Create a drawing path with experts. For me, a successful work of art in any medium depends on its ability to tell a story, convey a vision or idea, or emotionally move the viewer. In my watercolors, the history of light is increasingly essential. With this in my brain, I try to build a light path, a visually connected composition of light and shadow, to draw spectators into the art. Once there, I need them to feel welcome and involved, understand my story, or imagine their stories, depending on how the painting makes them feel.
Paint the lighting
Try not to draw the pictures and things in front of you, but first try to paint the light that illuminates them and gives them identity. I always share this advice with my workshop students to start redefining what we choose to paint and how we choose to paint it as well. In watercolor, the control of what is not applied is as great as the potential of what is. As watercolorists, we work subtractively. In this transparent medium, the only true white, and therefore the only true light, comes from the white surface of the paper itself. Any tone, value, or color that we apply to the report subtract from the total amount of light available. Composing and protecting light in a painting becomes of utmost importance because it is practically gone forever once it is gone.
I see watercolor as a logical increase of the act of drawing. Without watercolor, we “draw” not with a list but with aspects of value, tone, and color. If we begin to see ourselves painted with light, with its structures and forms, rather than with the design and conditions of our subject, we can start to radically change the way we see and feel the world around us.
I have noticed that the most efficient way to get an intense sensation of light is by planning where I want to place the light in my work. So I try to diligently preserve those weak areas by painting white shapes that act as “negative” areas of untreated paper. I manage not to use any frisket or fluid mask to preserve the white. Ultimately unpainted regions serve as the lightest lights possible. A center of focus and real dramatic power can begin to emerge by juxtaposing them with darker areas or bright hues.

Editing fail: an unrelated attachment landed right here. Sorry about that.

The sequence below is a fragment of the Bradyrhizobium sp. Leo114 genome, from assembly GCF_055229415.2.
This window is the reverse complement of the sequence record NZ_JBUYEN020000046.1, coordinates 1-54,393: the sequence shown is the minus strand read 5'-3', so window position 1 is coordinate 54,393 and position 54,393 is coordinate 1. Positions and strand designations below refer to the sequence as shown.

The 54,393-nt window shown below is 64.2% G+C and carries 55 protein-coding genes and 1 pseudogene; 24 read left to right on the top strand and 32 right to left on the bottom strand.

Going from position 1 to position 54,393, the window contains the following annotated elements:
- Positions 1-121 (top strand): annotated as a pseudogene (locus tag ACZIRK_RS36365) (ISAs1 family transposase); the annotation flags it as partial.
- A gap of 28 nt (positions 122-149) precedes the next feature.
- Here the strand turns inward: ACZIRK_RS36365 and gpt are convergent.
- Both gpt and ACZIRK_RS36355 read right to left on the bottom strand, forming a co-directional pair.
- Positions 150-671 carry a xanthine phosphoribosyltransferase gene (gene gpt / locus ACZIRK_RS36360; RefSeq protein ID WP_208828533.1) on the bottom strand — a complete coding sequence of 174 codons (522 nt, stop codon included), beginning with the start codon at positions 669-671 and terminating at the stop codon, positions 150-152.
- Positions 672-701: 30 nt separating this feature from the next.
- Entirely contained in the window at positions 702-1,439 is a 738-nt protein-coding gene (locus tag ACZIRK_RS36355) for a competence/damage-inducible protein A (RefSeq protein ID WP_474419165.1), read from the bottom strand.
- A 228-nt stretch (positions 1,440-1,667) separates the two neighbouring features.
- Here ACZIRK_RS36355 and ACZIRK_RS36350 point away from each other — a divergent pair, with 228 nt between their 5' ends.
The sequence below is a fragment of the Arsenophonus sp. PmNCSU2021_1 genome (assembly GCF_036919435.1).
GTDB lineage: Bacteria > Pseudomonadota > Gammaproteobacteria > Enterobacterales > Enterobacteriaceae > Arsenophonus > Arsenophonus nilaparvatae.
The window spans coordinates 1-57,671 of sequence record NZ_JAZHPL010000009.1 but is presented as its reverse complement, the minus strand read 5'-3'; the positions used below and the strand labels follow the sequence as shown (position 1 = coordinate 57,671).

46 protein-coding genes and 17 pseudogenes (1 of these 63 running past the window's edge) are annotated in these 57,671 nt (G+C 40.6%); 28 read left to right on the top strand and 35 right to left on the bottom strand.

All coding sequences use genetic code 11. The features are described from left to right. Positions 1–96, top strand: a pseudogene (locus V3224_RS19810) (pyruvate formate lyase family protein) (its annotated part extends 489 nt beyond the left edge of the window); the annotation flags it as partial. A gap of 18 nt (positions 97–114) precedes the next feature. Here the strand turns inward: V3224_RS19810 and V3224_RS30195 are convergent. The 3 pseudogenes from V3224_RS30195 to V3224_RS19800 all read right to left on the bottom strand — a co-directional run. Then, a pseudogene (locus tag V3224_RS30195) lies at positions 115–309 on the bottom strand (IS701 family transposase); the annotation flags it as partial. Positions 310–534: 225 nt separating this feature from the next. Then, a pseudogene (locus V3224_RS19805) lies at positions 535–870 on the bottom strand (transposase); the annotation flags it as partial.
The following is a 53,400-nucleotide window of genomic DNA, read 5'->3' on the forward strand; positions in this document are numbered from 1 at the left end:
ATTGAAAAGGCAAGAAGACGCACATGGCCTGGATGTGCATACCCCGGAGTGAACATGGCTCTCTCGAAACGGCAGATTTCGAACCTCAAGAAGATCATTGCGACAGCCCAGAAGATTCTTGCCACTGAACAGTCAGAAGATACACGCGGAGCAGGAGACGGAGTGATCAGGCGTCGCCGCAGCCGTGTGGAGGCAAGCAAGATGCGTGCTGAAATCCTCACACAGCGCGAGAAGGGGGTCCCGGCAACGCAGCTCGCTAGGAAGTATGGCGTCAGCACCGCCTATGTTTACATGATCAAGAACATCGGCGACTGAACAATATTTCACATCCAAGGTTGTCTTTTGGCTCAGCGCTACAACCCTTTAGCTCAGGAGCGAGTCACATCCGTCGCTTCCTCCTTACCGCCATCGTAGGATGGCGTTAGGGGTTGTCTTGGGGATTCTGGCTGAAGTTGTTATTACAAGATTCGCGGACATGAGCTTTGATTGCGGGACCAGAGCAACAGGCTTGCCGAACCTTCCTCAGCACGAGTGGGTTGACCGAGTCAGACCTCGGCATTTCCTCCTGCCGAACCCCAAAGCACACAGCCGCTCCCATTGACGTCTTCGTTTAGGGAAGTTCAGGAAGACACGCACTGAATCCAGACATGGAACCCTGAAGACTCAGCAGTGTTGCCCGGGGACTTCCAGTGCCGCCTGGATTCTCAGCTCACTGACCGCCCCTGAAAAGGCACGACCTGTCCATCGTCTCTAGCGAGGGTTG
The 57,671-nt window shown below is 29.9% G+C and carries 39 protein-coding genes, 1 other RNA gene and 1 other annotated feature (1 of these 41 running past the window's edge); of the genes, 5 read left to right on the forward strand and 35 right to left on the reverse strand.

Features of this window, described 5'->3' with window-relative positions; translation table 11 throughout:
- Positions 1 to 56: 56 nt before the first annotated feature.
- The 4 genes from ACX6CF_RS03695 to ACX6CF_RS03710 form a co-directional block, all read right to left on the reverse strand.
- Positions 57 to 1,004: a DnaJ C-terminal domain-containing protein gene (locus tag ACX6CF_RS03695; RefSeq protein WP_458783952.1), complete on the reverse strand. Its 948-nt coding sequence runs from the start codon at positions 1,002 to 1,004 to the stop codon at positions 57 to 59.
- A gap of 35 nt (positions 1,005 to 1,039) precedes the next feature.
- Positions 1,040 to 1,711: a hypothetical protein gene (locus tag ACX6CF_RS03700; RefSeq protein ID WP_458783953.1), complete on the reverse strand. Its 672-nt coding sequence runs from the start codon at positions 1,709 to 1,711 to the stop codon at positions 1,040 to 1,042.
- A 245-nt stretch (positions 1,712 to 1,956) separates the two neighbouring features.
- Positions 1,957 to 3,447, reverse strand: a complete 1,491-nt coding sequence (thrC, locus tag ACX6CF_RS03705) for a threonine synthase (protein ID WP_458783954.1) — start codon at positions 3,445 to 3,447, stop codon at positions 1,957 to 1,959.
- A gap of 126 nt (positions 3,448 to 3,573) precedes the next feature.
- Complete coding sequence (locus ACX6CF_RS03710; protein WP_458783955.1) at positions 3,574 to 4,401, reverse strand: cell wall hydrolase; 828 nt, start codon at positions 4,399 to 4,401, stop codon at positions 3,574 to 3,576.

When I work in any genre, I try to convey depth or perspective. The intact paper already has two dimensions – height and width – built into the work. But to give the illusion of depth, the third dimension, a sense of perspective, must be involved. It is done mainly in two ways. First, when painting a scene with artificial elements (buildings, roads, train tracks, or bridges, for example), you can use perspective lines that appear to fade into the distance to significant effect. A watercolor painting that relies heavily on butterfly drawing is not as evocative as one drawn with value, tone, and color shapes.
The second way to indicate depth or scene in a landscape is to organize and layer values, from the lightest lights to the darkest shadows. It sets the illusion of foreground, middle, and background. The three fundamental values: light, medium tone. And dark: they can arrange in countless ways. If there is a successful pitch choreography, natural strength and depth can achieve. A painting done in a narrower range of values generally cannot evoke the depth of an image with a broader range of values.
Establish a sense of time
Finally, I often try to hint at something from another dimension: time. It happens due to my choice of topic. Paintings showing bridges, stairways, and streets, for example, draw viewers deep into the work. The images allow you to feel that you are crossing that bridge, climbing that staircase, or walking down that street. In this way, passing from one point of their mind to another, they imagine the passage of time. It is a powerful emotional tool at our disposal when trying to tell a compelling story.
Sometimes I make a quick and valuable sketch of my subject before I start painting. It is useful when I don’t have time to finish a piece on the spot, as it solidifies the impression and inspiration of the place in my heart and mind. It also tells me how to organize my stock composition (light, mid-tone, and dark) and shows me where the whites should keep.
I indicated the basic shapes and elements quickly and in shorthand on the pictorial surface. If he drew too much, he ran the risk of the painting being too tight, too much like an illustration. I leave many possibilities to intuitive painting and unintentional “mistakes,” allowing my brush to draw value, tone, and color shapes.
I went with my painting at a fairly steep incline, making pressure drag the watercolor onto the paper. It allowed the shades to blend on the surface and within the fibers. I quickly laid out all the basic shapes, tones, and values, keeping the light and white paper areas intact that I recognized. I used a restricted palette of equal colors (blues and oranges) to improve the light’s transparency, brightness, and “ambiance.” Instead of dark gray tones for the bottom of the great arch and the balconies, I chose warm orange tones to tell the story of the warm and bright light of the Spanish city.
I like to complete my arts in one session, which means nothing dries entirely before moving on to the subsequent step. So before the initial wash was fully dry, I put in shadows, shapes, and other basics that could mix in various stages of wet-on-wet painting. Most of the final components can make at this stage.
When the paint was almost dry, I added some final details with a No. 10. The path of light I created, a visually connected composition of rescued brilliant whites, invites viewers to spend some time climbing the ancient stone steps within the beautiful medieval city in Steps of Girona (watercolor on paper, 24 x 18).